Because of the unprecedented magnitude of the planting, improvisation characterized much of the decision making in the field. To a certain extent this was unavoidable. Even under normal circumstances, rainfall can un-dermine the best-laid plans and afforestation schedules: A few weeks with-out rain in the winter can jeopardize a planting timetable, and plentiful showers can extend a season beyond expectations. Weather offered many surprises during that energetic period. During Haifa's freak snowstorm of 1950, for example, a desperate effort to shovel the snow off pine seedlings in the country's largest nursery proved hopeless. To the astonishment of the foresters, those trees left safely under the protective snow blanket sur-vived, whereas the few exposed seedlings died.[121]

One failed experiment from the period involved carob trees. The carob is not mentioned in the Bible but figures prominently in the Mishna and Talmud, suggesting that it was imported from Yemen with the Nabateans after the destruction of the First Temple.[122] The carob tree has thick dark evergreen leaves that form a broad green crown. The black pods of the carob are rich in sugar and are sometimes used as a chocolate substitute. Although materials in the pods can be extracted for certain paints and glue, Weitz was most excited by their potential to replace imported fodder for cows and poultry. The tree requires deep soil where plowing is possible, but it can also survive in relatively high altitudes with little rainfall. JNF ex-periments indicated that one ton of carob fruit could be harvested from each dunam of trees. Twenty thousand dunams were planted alongside the conifers in the Judean hills and the Galilee. Then suddenly dairy farmers began complaining that the fruit inhibited milk production. The project was abandoned, but the trees remain.[123]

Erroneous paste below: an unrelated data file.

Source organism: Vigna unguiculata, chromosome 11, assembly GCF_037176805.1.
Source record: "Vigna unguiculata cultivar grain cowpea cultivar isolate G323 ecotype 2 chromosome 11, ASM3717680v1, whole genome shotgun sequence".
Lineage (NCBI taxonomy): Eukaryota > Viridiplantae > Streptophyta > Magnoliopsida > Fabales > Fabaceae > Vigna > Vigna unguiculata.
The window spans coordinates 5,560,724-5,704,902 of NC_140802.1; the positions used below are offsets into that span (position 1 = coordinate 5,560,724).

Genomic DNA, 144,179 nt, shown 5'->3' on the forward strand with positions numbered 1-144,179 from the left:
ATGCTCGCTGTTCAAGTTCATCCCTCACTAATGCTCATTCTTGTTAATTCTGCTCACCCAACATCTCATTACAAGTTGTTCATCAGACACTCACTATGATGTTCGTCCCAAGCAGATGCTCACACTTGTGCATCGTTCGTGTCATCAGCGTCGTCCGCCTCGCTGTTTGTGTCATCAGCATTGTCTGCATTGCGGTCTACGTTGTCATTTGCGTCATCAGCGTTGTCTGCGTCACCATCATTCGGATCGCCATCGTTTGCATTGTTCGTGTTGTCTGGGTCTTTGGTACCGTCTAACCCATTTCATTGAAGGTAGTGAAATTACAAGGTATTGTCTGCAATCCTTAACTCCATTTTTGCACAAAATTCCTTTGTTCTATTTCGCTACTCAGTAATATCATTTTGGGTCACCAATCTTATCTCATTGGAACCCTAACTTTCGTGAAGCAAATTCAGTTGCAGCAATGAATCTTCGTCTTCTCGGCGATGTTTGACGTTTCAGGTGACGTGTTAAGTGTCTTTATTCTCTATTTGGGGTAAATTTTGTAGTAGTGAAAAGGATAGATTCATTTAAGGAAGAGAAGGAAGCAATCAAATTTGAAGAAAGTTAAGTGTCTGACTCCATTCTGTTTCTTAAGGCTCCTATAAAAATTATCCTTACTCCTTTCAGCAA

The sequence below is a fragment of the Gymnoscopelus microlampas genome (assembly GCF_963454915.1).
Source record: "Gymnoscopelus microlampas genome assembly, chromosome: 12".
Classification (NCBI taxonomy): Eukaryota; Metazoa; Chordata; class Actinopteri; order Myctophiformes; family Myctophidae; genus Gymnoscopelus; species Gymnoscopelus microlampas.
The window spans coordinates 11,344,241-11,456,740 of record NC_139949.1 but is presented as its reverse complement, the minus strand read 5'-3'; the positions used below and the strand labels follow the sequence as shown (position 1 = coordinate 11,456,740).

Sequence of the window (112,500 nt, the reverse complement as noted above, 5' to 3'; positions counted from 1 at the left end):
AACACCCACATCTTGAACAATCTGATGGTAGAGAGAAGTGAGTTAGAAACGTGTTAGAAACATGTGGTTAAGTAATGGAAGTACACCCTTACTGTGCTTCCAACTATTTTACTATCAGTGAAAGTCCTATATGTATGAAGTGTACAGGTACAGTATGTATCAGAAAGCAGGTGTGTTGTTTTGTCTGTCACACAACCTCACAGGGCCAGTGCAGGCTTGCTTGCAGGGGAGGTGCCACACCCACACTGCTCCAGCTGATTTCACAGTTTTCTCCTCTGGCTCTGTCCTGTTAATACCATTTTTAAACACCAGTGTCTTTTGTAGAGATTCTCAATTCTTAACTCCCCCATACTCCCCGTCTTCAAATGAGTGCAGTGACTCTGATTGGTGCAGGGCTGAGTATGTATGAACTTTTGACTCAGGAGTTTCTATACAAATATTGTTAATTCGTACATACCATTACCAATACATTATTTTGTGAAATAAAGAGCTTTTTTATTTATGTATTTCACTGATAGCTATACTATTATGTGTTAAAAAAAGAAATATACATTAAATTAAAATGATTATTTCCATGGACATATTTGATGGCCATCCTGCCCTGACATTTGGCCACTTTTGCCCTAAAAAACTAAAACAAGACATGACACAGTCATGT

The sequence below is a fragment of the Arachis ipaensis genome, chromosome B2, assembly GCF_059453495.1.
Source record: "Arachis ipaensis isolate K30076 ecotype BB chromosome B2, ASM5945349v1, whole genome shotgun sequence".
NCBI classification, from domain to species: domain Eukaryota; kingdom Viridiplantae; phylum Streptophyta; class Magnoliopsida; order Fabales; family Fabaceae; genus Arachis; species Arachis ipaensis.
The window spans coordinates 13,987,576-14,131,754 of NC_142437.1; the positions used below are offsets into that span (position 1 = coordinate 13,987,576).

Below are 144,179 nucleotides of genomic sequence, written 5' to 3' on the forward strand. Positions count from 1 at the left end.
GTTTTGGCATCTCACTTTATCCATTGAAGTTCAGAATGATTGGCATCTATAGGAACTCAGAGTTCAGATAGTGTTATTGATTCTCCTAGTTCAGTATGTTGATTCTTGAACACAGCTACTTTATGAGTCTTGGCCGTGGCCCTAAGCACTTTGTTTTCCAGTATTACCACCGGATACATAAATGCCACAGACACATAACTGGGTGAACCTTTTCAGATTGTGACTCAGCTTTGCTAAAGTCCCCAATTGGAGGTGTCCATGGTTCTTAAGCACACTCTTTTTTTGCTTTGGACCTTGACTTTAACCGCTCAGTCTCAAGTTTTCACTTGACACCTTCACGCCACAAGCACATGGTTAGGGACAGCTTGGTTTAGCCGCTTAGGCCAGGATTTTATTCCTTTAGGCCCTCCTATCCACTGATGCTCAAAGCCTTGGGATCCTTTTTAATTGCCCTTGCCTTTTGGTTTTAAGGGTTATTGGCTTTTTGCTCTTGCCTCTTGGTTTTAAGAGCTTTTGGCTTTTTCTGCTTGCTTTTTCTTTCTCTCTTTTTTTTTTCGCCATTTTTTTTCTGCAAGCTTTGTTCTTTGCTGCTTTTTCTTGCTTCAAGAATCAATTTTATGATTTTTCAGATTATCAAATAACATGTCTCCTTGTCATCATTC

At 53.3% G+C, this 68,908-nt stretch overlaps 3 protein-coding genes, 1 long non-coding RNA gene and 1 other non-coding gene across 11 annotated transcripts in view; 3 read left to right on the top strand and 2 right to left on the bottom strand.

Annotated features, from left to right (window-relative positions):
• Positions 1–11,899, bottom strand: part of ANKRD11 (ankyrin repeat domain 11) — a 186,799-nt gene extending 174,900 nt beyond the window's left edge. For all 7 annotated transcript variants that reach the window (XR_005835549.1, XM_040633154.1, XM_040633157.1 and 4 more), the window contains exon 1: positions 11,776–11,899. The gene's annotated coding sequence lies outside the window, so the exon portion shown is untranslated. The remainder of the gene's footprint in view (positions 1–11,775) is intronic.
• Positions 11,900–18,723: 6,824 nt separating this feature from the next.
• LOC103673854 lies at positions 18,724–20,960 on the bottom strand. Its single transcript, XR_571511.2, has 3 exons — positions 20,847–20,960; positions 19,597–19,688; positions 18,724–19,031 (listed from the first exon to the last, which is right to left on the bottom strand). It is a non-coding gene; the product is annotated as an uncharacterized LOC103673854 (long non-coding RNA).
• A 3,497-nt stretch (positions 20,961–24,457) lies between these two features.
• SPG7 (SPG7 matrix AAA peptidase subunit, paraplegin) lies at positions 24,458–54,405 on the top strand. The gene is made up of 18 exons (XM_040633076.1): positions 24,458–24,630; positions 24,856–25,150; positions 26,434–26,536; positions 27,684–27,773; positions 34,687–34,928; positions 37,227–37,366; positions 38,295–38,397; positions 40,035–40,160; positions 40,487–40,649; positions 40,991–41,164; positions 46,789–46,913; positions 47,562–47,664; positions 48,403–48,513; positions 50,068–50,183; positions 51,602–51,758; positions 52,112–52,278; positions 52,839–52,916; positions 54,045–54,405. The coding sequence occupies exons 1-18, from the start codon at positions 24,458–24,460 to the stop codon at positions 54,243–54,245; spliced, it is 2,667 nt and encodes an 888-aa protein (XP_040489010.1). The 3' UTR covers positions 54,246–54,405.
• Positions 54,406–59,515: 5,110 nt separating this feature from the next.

By this time, JNF planners were making a clear distinction between protective and productive forests. Along with their political, military, and aesthetic benefits, the former were designed to prevent erosion, stop sand dune movement, and mitigate the effects of dust storms. They were not designed to produce wood. Although most JNF officials argue that economic profit was never a key factor in planting strategies, some foresters, educated in Europe, clung to illusory hopes for a serious Israeli timber industry.[124] Even in the late 1980s, JNF planners had to provide as-surances that new tree species could eventually be logged to support the elusive particle-board industry.[125]


Today, timber yields exceed one hundred thousand tons per year, showing a steady increase. Roughly 40 percent of the wood comes from thinning activities, another 40 percent comes from felling conifers, and the remaining 20 percent from eucalyptus trees.[126] This provides about 10 percent of domestic wood consumption. While this is not an insignif-icant level, logging no longer seems to influence JNF decision makers or supporters.


The pace and magnitude of the postwar tree-planting blitz did not go un-noticed by the small, but vocal, environmental community in the nascent State. Without exception, Israeli environmentalists liked forests and the biodiversity they could support. Yet sterile rows of scrawny JNF pines, sep-arated by fire lines into symmetrical matrices, left them with a cold sense of alienation rather than any renewed feeling of closeness to nature.[127] As the JNF brought mass-production forestry to greater and greater tracts of Israel's land, the results produced indignation.

In fact, the first organized environmental campaign in the State of Israel was directed against a JNF plan to establish a settlement on the site of a native oak forest. A coalition of activist zoologists and members of Kibbutz Alonim wrote Yosef Weitz: “We sacrificed strength and blood so that these ancient oaks wouldn't be destroyed by our Arab neighbors. There is no justification for these trees to be uprooted by the State of Israel.” Weitz assented and ordered the plan revised to preserve the trees.[128] This case of accommodation was an exception that proved the rule. To begin with there was an ideological divide that was difficult to bridge. “A forest is not just trees but other plants, as well as a place for an-imals to live,” railed conservation leader Azariah Alon. “The foresters re-fused to accept this: ‘We're foresters—not zookeepers,’ they said.”[129]